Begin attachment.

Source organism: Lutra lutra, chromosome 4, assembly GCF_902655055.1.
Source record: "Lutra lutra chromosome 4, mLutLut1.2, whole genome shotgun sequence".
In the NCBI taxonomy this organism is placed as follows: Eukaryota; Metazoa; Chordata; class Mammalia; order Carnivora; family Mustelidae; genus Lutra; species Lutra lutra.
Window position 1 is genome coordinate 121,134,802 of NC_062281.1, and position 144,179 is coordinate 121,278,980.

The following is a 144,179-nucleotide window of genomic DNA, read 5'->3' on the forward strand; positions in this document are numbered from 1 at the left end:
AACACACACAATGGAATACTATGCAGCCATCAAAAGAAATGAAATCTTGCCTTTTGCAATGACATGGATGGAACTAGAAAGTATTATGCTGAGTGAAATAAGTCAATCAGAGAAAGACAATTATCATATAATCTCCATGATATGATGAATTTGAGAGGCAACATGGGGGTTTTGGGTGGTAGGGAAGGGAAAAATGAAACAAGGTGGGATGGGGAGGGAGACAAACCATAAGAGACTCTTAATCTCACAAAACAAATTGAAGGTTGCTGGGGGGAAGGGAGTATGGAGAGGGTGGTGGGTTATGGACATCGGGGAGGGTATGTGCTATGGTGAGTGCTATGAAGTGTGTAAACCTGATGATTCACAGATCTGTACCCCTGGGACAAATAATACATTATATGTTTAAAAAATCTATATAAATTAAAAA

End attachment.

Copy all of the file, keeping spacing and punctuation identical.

Source organism: Lutra lutra, chromosome 4, assembly GCF_902655055.1.
Source record: "Lutra lutra chromosome 4, mLutLut1.2, whole genome shotgun sequence".
In the NCBI taxonomy this organism is placed as follows: Eukaryota; Metazoa; Chordata; class Mammalia; order Carnivora; family Mustelidae; genus Lutra; species Lutra lutra.
Window position 1 is genome coordinate 121,134,802 of NC_062281.1, and position 144,179 is coordinate 121,278,980.

The following is a 144,179-nucleotide window of genomic DNA, read 5'->3' on the forward strand; positions in this document are numbered from 1 at the left end:
AACACACACAATGGAATACTATGCAGCCATCAAAAGAAATGAAATCTTGCCTTTTGCAATGACATGGATGGAACTAGAAAGTATTATGCTGAGTGAAATAAGTCAATCAGAGAAAGACAATTATCATATAATCTCCATGATATGATGAATTTGAGAGGCAACATGGGGGTTTTGGGTGGTAGGGAAGGGAAAAATGAAACAAGGTGGGATGGGGAGGGAGACAAACCATAAGAGACTCTTAATCTCACAAAACAAATTGAAGGTTGCTGGGGGGAAGGGAGTATGGAGAGGGTGGTGGGTTATGGACATCGGGGAGGGTATGTGCTATGGTGAGTGCTATGAAGTGTGTAAACCTGATGATTCACAGATCTGTACCCCTGGGACAAATAATACATTATATGTTTAAAAAATCTATATAAATTAAAAA